Ovarian cancer is the sixth most common cancer in the UK, with around 7,500 new cases each year. It is also the sixth most common cause of cancer deaths in women, with around 4,200 deaths each year; however, survival rates are improving and have almost doubled in the last four decades. It’s time to familiarise yourself with the symptoms of ovarian cancer.
Those most at risk of cervical cancer are women aged 70 and above, due to cell DNA damage that accumulates over the years. Other risk factors include having a mother or sister who has had ovarian cancer; inheriting conditions such as BRCA1/2 mutations or Peutz-Jeghers syndrome; suffering with endometriosis or diabetes; and being obese.
Unfortunately, ovarian cancer is often diagnosed late as its symptoms can be confused with those of other conditions.
Understandably, many people live busy lives and may not have the time or inclination to undergo many different investigations with their doctor, especially if symptoms are not causing them pain. In addition, symptoms may be dismissed as non-serious, which further prolongs diagnosis. That being said, it is important to know your body, and seek specialist help, if necessary, if you feel that something is wrong.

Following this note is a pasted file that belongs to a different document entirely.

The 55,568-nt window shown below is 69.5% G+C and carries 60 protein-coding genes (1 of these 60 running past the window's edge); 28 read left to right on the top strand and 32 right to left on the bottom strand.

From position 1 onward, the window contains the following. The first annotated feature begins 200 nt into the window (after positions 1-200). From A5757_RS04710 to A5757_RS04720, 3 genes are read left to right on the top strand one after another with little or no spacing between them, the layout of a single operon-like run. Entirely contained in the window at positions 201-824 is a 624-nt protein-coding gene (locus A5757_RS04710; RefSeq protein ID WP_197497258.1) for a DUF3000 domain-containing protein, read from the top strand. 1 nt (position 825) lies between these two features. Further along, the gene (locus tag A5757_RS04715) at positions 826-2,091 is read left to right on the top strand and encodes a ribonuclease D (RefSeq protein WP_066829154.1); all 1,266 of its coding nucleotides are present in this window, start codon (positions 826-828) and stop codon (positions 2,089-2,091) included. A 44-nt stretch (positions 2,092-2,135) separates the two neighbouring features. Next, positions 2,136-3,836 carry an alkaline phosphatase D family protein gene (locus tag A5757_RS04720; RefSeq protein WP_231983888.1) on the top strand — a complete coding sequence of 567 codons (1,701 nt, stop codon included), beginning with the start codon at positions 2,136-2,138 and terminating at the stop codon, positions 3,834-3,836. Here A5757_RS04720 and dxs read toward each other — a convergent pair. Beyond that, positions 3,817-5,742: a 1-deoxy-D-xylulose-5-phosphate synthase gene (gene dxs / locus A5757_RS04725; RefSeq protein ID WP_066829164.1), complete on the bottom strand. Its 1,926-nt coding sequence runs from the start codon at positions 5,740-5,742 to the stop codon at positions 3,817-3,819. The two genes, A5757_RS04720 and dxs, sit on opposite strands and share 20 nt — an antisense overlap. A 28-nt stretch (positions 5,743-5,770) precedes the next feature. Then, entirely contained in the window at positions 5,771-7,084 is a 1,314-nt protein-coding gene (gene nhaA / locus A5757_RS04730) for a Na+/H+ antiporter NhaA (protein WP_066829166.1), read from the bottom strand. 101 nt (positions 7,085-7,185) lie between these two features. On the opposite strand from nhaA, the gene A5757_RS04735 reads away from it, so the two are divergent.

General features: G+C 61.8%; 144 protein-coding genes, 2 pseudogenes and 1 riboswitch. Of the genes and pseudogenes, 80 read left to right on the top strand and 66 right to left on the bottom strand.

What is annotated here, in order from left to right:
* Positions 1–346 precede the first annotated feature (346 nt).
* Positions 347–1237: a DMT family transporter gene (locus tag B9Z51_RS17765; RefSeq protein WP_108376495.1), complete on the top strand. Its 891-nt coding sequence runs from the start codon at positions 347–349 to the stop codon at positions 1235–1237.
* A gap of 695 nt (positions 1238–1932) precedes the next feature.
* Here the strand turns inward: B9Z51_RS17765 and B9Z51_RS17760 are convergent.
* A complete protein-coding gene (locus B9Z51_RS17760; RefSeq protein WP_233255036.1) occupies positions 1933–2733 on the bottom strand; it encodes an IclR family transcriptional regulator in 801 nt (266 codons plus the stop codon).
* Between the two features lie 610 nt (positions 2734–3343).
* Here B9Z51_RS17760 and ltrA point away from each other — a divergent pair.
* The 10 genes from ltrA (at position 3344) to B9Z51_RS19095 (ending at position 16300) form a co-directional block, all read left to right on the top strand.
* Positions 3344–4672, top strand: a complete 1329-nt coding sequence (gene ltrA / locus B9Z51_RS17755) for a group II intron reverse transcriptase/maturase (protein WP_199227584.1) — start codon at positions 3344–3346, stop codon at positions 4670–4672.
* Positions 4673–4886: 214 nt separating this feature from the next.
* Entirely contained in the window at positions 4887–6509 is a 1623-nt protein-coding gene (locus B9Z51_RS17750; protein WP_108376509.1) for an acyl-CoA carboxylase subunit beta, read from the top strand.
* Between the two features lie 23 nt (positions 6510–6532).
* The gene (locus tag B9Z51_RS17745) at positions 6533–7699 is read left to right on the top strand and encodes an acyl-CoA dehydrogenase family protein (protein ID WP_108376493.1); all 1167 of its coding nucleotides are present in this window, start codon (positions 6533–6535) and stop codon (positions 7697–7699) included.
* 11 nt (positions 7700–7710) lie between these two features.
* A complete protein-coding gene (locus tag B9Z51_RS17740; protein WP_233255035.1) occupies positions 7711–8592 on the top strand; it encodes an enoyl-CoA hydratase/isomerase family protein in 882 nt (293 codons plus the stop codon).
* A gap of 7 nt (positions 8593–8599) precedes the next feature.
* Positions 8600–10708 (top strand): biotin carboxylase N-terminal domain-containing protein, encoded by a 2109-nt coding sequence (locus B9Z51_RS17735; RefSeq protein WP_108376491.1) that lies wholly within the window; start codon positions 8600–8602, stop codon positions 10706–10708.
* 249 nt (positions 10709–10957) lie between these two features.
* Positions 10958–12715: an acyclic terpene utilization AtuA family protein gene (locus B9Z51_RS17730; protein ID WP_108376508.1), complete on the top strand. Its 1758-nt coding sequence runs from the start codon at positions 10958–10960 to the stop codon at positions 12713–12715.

How to become more familiar with your body
Becoming more familiar with what your body looks like and how it feels day-to-day is extremely important in helping you understand when something is wrong. Every day, take some time to be aware and present when it comes to your body with these tips:
- Examine your body in front of a mirror – remove your clothes and examine your skin, take note of any moles, lesions and rashes. Look at the shape of your body and if there are any lumps, bloating or fluid build-up. If you can, study your genitals and note any changes that may happen.
- Feel for lumps and bumps – this is particularly important for your breasts and groin area. Check these areas daily after a warm shower or bath, using firm pressure to check around your chest, nipples, armpits, abdomen, thighs and groin.
- Keep an eye on your menstrual cycle – use a notebook or an app to record any physical symptoms relating to your period, such as the length of your bleeding time and if you have any spotting, cramps, pain when going to the toilet, or if your blood or discharge has an unusual smell.
- Track your toilet habits – make a note of how often you are going to the toilet, and be aware of any changes in frequency, or if there is any related pain or discomfort.
By being aware of how our bodies function on a daily basis, and record any issues where possible, we can help to prevent prolonged diagnosis of serious conditions such as ovarian cancer.
Common symptoms of ovarian cancer
The most common symptoms of ovarian cancer are often mistaken with those of other gynaecological cancers, or other conditions entirely. If you are experiencing these symptoms and they persist, make a note of them and relay this to your doctor.
Common Symptoms Include:
- Pelvic discomfort
- Needing to pee urgently or more often
- Abnormal menstruation or bleeding